Supreme Court Holds That Companies Can Patent cDNA Segments but Not Naturally Occurring DNA Segments

June 17, 2013

The Supreme Court unanimously held in Association for Molecular Pathology et al. v. Myriad Genetics, Inc. that a naturally occurring DNA segment is a product of nature and not patent eligible merely because a company has isolated the segment from the rest of the human genome. However, cDNA (complementary DNA) is patent eligible because it has been manipulated in a laboratory and is not naturally occurring. The case arose after Myriad identified the exact location and sequence of the BRCA1 and BRCA2 genes on certain chromosomes; mutations of these two genes can dramatically heighten an individual’s risk of developing breast or ovarian cancer. Myriad registered multiple patents on a variety of gene sequences, both naturally occurring and laboratory-manipulated sequences, effectively creating a monopoly on the genetic-testing market for identifying BRCA1 and BRCA2 mutations. The legality of Myriad’s patents on both the naturally occurring DNA segments and cDNA was the subject of the dispute and the Supreme Court opinion. The Supreme Court’s holding agreed with the position taken by the U.S. Government in its amicus curie brief. The impact of the decision remains to be seen, especially in regards to future research, drug discovery and the price of genetic testing.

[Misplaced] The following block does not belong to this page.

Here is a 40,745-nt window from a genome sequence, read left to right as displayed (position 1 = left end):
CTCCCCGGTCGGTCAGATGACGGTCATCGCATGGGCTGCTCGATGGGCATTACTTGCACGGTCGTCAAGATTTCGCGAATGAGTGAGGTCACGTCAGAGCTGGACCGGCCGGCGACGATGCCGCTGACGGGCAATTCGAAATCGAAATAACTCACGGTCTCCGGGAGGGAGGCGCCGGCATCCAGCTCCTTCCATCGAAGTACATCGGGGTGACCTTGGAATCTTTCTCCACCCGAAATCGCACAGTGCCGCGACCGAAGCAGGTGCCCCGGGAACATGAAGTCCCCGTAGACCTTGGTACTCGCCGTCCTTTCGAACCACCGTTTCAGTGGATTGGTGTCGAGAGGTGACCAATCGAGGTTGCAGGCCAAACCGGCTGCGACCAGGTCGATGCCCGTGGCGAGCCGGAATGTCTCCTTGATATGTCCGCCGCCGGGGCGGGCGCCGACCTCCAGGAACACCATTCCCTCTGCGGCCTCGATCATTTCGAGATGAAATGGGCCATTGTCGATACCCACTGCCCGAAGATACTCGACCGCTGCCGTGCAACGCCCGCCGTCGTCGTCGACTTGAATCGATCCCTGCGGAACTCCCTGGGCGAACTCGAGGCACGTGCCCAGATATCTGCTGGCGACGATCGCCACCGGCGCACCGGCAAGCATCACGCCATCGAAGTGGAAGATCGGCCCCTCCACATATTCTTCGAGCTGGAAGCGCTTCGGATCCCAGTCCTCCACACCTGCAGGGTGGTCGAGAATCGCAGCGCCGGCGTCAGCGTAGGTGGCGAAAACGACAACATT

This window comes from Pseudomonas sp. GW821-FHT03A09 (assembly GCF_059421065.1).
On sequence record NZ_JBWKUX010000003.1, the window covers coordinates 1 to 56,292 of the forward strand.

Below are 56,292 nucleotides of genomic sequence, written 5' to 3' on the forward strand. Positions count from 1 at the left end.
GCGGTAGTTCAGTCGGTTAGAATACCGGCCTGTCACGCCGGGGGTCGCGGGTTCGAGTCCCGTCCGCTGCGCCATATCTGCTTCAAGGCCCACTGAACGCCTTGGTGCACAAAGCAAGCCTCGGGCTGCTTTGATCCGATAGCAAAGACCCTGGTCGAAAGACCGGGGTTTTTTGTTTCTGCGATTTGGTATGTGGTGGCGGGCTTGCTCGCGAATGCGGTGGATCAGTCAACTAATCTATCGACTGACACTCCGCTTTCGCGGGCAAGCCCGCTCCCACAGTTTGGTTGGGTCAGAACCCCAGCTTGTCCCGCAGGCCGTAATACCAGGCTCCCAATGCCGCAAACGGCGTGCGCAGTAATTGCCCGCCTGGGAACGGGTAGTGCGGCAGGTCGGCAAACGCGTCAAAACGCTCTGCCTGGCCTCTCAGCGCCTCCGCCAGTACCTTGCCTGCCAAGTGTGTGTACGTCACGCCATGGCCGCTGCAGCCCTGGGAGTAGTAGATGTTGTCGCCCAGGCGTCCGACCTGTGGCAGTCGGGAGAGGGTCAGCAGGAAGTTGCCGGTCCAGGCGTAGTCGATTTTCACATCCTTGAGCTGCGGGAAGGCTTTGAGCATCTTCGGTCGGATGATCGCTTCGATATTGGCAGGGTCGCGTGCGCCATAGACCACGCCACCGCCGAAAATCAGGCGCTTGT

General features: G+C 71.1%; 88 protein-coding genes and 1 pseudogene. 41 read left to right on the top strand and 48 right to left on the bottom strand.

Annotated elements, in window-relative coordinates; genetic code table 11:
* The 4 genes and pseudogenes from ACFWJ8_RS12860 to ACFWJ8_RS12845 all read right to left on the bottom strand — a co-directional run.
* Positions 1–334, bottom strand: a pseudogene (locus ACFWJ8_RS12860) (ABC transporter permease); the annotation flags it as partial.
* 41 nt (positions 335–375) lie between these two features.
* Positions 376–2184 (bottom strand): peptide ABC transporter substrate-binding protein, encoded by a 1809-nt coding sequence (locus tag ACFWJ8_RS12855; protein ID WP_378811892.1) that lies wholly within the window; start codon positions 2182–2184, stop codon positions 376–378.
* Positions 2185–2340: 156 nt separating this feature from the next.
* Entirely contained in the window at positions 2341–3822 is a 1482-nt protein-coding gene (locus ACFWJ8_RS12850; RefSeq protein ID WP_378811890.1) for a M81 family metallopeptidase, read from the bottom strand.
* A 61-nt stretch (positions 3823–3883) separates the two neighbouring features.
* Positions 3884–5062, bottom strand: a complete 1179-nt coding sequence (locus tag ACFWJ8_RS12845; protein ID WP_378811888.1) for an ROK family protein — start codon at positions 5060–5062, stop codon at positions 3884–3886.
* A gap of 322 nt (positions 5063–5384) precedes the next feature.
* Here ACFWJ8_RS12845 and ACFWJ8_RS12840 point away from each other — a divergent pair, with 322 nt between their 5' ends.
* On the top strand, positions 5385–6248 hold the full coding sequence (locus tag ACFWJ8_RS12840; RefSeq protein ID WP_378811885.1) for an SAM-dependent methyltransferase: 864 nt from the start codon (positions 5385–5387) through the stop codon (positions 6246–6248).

Law of Nature Exception: The Court held that Myriad’s DNA claim falls within the “law of nature exception.” Myriad did not create or alter the genetic information encoded in the BRCA1 and BRCA2 genes or the genetic structure of the DNA. Myriad’s principle contribution was determining the precise location and genetic sequence of BRCA1 and BRCA2, but the Court reasoned that finding an important and useful gene, even if a groundbreaking or brilliant discovery, does not satisfy the requirements that must be met in order for the DNA segment to be patentable.

cDNA: The Court held that cDNA is not a “product of nature,” so it is patent eligible. cDNA is a kind of laboratory-manipulated, synthetic DNA that can be used for various genetic research purposes. The Court found that a lab technician unquestionably creates something new when a DNA sequence is changed into cDNA. cDNA is used in research, gene cloning, and drug development.

Other Issues Not Considered: The Court was quick to point out that the case did not involve method claims, patents on new applications of knowledge about the BRCA1 and BRCA2 genes, or the patentability of DNA in which the order of naturally occurring nucleotides has been altered.

As personalized medicine, genetic testing for a variety of medical conditions, bio-banking and the field of medical genetics continue to rapidly evolve, the impact of the Court’s decision may alter the willingness of businesses to invest in the tremendously expensive research and development necessary for isolating and understanding genetic material. However, the decision likely will also provide additional business opportunities for companies as the extent of DNA patentability is better clarified.